Chilaquiles for a Crowd
- 3 tablespoons vegetable oil
- 2 large white onions sliced ¼ inch thick (divided use)
- 3 cupsFrontera Roasted tomatillo Salsa 1 ½ 16-ounce jars or homemade (recipe below)
- 3 cups chicken stock
- 1 1/2 cups 6 ounces shredded Mexican melting cheese (such as Chihuahua) or Monterey Jack, brick or mild cheddar (divided use)
- 12 ounces tortilla chips preferably thick, homemade-style ones (such as those from a tortilleria or a Mexican grocery store)
- 3/4 cupMexican crema creme fraiche or sour cream thinned with a little milk or cream
- 1/2 cupfreshly grated Mexican queso añejo or other garnishing cheese such as Romano or Parmesan optional
- Ahandful of cilantro leaves for garnish
- 6 sunny-side-up eggs for serving optional
Roasted Tomatillo Salsa
- Makes 3 cups
- 1 pound about 5 - 7 medium tomatillos, husked and rinsed
- 4 garlic cloves unpeeled
- 1 or 2 fresh serrano chiles
- 1 small white onion sliced ½ inch thick
- 1.Preheat your oven to 300 degrees. In a large (4-quart) pot, heat the oil over medium-high. Add about 2/3 of the onion and cook, stirring regularly, until richly browned, 8 to 10 minutes. Add the salsa and broth and bring to a rolling boil. Turn off the heat and stir in 2/3 of the shredded cheese.
- 2.Pour the chips into a 13x9 inch baking dish and cover with the sauce, gently pressing the chips into the sauce, breaking up larger pieces, so that all of the chips are coated. Sprinkle with the remaining 1/3 of the shredded cheese. Cover the baking dish with foil, being careful not to let the top of the chips touch the foil. Slide into the hot oven to heat through, 8 to 10 minutes. When the chilaquiles are bubbling, remove from the oven, drizzle with the crema and sprinkle with the remaining onion. Top with the queso aňejo and cilantro, and the optional sunny side up eggs. Serve without hesitation.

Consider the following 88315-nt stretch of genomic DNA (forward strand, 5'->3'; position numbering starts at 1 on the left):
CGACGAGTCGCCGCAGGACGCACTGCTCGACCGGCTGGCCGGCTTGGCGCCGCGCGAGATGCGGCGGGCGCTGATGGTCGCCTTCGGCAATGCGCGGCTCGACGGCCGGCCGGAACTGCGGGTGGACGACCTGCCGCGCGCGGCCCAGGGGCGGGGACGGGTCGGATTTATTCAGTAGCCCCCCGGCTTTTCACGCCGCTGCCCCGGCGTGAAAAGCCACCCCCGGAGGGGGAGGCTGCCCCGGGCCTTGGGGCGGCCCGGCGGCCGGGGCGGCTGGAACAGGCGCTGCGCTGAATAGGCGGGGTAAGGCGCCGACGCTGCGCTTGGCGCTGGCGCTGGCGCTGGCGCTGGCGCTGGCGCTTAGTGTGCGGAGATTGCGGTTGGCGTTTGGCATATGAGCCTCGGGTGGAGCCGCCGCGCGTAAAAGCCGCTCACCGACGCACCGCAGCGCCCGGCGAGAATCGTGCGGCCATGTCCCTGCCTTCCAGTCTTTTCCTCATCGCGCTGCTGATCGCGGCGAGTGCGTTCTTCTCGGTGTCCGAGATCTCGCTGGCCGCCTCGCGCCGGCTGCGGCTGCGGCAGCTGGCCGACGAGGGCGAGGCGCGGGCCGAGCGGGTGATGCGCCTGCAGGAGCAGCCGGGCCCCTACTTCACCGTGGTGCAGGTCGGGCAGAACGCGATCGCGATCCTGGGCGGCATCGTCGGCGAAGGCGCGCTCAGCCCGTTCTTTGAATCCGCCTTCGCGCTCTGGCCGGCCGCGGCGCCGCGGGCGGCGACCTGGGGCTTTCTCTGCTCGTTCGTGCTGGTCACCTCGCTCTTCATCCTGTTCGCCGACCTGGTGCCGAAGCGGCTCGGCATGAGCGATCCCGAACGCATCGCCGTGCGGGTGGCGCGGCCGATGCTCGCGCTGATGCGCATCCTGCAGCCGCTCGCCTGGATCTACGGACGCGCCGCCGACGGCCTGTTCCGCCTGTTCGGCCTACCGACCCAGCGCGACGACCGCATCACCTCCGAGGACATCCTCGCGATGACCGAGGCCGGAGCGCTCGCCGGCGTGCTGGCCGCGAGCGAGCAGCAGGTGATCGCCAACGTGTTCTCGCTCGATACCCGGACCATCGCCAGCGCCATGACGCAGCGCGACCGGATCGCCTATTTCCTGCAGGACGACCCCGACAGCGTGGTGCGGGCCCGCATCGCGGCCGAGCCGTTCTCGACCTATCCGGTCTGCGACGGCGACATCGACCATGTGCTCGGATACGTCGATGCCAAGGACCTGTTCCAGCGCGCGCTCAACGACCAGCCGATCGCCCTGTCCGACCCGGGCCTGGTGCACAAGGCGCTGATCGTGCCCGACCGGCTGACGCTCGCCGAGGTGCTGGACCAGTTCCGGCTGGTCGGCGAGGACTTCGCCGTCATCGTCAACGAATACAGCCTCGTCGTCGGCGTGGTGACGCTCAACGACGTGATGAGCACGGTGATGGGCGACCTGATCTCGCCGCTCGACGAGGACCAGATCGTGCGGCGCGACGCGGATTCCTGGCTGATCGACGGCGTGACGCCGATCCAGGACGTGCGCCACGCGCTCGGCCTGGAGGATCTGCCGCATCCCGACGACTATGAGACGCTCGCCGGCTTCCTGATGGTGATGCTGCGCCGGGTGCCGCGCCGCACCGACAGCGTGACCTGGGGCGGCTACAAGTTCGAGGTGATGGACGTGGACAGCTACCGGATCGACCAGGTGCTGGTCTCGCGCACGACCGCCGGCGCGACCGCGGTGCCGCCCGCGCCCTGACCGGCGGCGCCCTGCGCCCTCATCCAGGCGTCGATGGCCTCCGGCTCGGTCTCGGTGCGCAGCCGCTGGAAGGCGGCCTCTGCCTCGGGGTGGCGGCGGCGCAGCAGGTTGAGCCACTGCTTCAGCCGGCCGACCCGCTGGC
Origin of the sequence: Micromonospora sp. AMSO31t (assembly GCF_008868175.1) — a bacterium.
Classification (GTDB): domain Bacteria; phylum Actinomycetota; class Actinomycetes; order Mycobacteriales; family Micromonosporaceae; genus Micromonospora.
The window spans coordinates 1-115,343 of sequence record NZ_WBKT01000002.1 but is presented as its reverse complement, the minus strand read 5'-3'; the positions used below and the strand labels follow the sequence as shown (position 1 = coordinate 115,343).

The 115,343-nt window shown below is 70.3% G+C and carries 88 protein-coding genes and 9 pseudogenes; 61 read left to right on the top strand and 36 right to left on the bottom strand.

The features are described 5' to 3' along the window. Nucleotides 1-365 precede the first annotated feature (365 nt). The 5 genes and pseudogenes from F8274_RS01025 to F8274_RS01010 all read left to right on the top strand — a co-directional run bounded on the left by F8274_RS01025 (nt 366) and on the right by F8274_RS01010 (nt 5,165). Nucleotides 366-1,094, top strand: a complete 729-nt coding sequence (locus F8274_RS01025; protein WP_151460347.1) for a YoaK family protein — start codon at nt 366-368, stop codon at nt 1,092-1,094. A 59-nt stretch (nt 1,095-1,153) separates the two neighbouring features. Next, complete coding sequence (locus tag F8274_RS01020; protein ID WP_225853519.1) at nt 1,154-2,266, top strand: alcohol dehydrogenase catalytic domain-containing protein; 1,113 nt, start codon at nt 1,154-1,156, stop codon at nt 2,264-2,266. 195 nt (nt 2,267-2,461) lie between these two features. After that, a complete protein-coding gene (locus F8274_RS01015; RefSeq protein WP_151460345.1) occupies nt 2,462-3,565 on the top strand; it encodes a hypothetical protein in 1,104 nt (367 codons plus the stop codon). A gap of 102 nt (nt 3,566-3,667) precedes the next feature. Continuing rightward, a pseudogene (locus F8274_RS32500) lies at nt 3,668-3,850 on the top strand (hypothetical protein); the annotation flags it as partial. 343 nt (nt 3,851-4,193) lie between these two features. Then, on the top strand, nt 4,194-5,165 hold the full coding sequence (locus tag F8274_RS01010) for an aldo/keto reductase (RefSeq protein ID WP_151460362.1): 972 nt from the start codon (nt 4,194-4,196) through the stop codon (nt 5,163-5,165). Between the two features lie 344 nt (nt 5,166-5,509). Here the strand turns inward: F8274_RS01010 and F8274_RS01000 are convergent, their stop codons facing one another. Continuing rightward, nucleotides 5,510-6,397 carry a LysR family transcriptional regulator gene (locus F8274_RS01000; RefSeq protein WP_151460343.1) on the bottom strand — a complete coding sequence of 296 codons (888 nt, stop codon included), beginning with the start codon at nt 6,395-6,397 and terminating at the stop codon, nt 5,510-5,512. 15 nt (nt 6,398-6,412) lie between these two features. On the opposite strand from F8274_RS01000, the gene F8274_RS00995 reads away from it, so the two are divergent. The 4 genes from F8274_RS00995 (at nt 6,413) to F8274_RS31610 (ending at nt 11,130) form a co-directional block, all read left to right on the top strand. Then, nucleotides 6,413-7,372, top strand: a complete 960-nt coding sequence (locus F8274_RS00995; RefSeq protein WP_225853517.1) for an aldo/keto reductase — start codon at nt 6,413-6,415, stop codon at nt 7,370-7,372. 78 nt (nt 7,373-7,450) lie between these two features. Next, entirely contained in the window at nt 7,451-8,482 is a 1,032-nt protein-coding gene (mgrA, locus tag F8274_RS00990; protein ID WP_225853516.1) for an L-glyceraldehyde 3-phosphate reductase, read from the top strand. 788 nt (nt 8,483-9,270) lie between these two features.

- 3.Spread out all the ingredients on a rimmed baking sheet and slide it as close up under a preheated broiler as possible. After 4 or 5 minutes, when everything is blotchy-black and softening, turn the vegetables and roast the other side. They will be finished when everything has cooked through (they should be soft) and have an attractive bit of rustic char. Cool, then slip the skins off the garlic and pull the stem off the chiles. In a blender or food processor, combine the tomatillos (and any juice on the baking sheet), garlic, chiles, onion and a scant teaspoon salt, and process to a coarse puree.
Adapted from www.rickbayless.com